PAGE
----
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In my PHP layer I'm receiving error codes as strings ("NOT_FOUND", "EXPIRED", etc). It's a small list of possible strings, perhaps a dozen.

What's the most efficient way of dealing with these? Using switch-case against string constants stored in a class, or should I parse them to numbers (or something) first? Or is PHP smart enough so it doesn't really matter?

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4  
Don't worry about it! You're talking about differences of a handful of processor cycles at best, nothing you will ever notice. Write it the way that's most readable and maintainable. –  deceze Apr 12 '11 at 8:40
    
@deceze Yeah you are probably right but using plain strings is a bad way to go if you ever have to change a value... using the static class constants a simple refractor should do it (hopefully ;) –  Michael Rose Apr 12 '11 at 8:43
1  
@Michael That goes with what I wrote about maintainability. Performance shouldn't be the deciding factor. –  deceze Apr 12 '11 at 8:45

3 Answers 3

You might want to consider using constants? Let's say you have a class Error and define all error codes there like this:

class Error {
   const NOT_FOUND = 0;
   const EXPIRED = 1;
   // and so forth
}

And then you can use them in your code by accessing them like Error::NOT_FOUND and a switch statement wouldn't need to compare strings but has plain ints without downgrading readability.

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Yeah, that was my other option. But since the codes are strings, not numbers, and PHP anyway can handle strings in switch-case statements or as indices to arrays, is there a point mapping them to integers like that? –  PapaFreud Apr 12 '11 at 9:35
    
@PapaFreud No, of course you can choose what ever you want the constants to be. –  Michael Rose Apr 12 '11 at 11:00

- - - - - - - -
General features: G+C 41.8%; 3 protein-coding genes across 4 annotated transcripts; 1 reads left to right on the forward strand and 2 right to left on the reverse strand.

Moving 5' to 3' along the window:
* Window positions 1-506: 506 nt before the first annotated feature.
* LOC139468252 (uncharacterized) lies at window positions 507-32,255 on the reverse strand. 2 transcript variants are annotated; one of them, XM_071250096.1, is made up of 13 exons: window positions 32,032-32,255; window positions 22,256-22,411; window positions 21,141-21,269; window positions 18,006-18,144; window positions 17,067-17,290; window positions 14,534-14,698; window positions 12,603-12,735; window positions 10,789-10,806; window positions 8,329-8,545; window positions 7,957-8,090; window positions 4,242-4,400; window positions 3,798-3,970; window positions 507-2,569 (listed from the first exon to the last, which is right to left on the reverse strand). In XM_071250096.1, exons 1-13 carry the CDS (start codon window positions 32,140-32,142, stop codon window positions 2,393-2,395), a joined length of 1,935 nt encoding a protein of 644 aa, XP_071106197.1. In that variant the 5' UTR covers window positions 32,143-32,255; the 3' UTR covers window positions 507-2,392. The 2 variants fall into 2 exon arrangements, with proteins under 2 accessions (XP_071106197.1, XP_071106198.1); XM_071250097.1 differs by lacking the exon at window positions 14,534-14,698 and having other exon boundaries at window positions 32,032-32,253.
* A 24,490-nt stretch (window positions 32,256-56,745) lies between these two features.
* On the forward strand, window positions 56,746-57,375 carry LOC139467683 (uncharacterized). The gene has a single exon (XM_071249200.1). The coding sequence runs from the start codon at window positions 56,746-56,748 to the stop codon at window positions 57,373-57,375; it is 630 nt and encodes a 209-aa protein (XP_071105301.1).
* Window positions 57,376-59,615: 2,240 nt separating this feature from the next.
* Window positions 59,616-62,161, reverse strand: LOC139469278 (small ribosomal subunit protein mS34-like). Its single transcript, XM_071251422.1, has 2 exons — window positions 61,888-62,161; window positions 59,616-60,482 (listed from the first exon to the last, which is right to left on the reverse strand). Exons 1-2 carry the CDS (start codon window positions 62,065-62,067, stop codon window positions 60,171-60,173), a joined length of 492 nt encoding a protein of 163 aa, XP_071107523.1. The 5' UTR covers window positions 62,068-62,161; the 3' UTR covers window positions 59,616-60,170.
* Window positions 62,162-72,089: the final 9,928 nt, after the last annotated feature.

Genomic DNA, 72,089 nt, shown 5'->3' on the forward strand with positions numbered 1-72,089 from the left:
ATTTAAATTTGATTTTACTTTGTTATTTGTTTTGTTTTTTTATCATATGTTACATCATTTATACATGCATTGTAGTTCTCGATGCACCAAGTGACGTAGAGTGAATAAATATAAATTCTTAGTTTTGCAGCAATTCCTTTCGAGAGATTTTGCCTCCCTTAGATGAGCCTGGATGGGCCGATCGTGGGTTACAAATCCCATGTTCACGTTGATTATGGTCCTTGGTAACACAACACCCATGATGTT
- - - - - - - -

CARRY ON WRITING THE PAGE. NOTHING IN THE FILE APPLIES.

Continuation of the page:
It really depends on what you want to do with the strings. Do you want to output error messages? Then instead of a case statement you could use a lookup table like this:

$messages = array(
  'NOT_FOUND' => 'The file was not found',
  'EXPIRED' => 'The cookie expired'
  // ETC
);
echo empty($messages[$error]) ? "Unknown error" : $messages[$error];

With PHP 5.3 you could also store code in the array to handle the error situations:

$handlers = array(
  'NOT_FOUND' => function() { /* Error handling code here */ },
  'EXPIRED' => function() { /* Other error handling code */ }
 );
 if(!empty($handlers[$error])) { 
   $handler = $handlers[$error];
   $handler();
 }
 else {
   echo "Could not handle error!"; die();
 }

With a technique like this you avoid case statements that go over several pages.

With PHP < 5.3 you might look into call_user_func for dynamic dispatching of error handling functions.

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Strings can't be recognised as class constants. But the answer on your question is that it doesnt really matter if you do it like this:

switch (className::{$errorCode}) { // $errorCode == name of the constant, like NOT_FOUND
// Cases here.
}
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